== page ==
Kennedy’s opinion does throw a bone to those who are concerned that this decision may trigger a new wave of intolerance against those with sincerely-held beliefs that contradict the new orthodoxy. He affirms the right to “advocate with utmost, sincere conviction” their beliefs about marriage.  He assures us that “[t]he First Amendment ensures that religious organizations and persons are given proper protection as they seek to teach the principles that are so fulfilling and so central to their lives and faiths, and to their own deep aspirations to continue the family structure they have long revered.”  So religious individuals can stay in opposite sex marriages if they like (whew!) and can teach and even debate their position.  This is all well and good, but it remains to be seen whether it goes far enough.

Chief Justice Roberts thinks it doesn’t.

He raises serious questions about what type of protection for religious liberty the majority contemplates when it eschews the actual constitutional phrase “exercise of religion” for a discussion of mere “belief” and “teaching” of religion.  He also points to the “hard questions” courts will have to resolve in light of today’s decision that stand to threaten religious institutions and individuals with loss of their nonprofit tax status, loss of their livelihood, and the loss of the rest of their ability to actually exercise their religion.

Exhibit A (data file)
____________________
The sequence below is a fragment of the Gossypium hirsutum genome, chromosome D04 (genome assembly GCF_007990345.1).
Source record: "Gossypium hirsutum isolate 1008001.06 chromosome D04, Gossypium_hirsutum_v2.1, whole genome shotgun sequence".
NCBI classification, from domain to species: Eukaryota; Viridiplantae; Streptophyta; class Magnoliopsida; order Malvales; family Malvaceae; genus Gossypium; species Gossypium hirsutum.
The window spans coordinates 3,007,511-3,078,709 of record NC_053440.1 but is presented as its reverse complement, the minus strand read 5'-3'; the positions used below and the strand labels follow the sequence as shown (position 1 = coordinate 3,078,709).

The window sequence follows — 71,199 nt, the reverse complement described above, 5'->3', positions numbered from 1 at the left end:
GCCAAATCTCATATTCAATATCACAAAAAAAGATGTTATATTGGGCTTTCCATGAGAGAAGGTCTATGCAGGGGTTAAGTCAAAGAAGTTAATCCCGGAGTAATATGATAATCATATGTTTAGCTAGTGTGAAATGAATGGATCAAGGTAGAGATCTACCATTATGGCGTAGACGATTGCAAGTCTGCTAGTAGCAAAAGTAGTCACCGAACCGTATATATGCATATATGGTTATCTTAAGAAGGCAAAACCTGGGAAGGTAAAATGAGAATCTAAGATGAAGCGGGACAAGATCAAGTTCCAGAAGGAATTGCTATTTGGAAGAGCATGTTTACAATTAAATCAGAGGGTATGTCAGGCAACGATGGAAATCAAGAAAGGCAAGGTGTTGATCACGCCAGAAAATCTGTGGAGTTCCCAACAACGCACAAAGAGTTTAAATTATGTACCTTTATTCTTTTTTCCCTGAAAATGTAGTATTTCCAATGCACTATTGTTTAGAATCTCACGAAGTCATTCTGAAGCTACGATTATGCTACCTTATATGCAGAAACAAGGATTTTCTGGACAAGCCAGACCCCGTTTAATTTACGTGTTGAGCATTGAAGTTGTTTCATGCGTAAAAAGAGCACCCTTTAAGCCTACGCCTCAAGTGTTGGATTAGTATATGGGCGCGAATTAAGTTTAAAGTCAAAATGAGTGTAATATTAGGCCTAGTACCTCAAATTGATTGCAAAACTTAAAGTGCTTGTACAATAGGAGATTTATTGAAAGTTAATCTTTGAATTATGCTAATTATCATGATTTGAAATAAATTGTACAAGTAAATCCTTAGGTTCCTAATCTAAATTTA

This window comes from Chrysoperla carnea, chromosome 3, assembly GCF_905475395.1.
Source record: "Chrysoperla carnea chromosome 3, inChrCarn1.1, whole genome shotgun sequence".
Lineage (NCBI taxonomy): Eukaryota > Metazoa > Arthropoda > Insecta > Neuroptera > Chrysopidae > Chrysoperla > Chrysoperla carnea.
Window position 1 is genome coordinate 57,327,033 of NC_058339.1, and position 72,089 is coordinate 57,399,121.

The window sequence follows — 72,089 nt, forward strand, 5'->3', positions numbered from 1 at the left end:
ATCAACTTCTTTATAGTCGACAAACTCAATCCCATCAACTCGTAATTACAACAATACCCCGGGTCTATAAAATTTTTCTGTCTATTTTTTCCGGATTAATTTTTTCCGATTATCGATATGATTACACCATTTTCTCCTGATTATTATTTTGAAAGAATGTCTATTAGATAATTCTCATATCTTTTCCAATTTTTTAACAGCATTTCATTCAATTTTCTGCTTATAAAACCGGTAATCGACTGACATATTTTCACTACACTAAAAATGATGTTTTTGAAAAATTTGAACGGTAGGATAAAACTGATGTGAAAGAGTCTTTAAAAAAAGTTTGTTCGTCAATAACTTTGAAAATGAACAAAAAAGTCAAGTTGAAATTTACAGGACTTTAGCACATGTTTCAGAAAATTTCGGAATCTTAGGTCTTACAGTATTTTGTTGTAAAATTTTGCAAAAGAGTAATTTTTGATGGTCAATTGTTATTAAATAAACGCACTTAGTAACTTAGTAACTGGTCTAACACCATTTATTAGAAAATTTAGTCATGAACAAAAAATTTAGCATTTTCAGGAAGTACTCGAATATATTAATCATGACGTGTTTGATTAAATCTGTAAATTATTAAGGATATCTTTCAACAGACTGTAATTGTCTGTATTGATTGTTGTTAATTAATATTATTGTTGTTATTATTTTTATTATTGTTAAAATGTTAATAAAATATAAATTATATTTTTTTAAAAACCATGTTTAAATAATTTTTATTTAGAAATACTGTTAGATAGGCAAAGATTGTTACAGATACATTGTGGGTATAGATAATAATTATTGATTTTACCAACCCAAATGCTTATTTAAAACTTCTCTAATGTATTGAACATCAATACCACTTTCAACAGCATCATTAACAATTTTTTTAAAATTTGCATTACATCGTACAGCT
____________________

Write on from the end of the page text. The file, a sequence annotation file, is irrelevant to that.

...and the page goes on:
The Chief’s dissent, joined by Justices Scalia and Thomas, hits the nail on the head about the opinion’s main holding as well.  He explains why the majority’s opinion is legally bankrupt: “Stripped of its shiny rhetorical gloss, the majority’s argument is that the Due Process Claus gives same-sex couples a fundamental right to marry because it would be good for them and for society.”  It also includes discussion of the danger of judges who arrogate unconstitutional power to themselves: “The purpose of insisting that implied fundamental rights have roots in the history and tradition of our people is to ensure that when unelected judges strike down dem­ocratically enacted laws, they do so based on something more than their own beliefs.”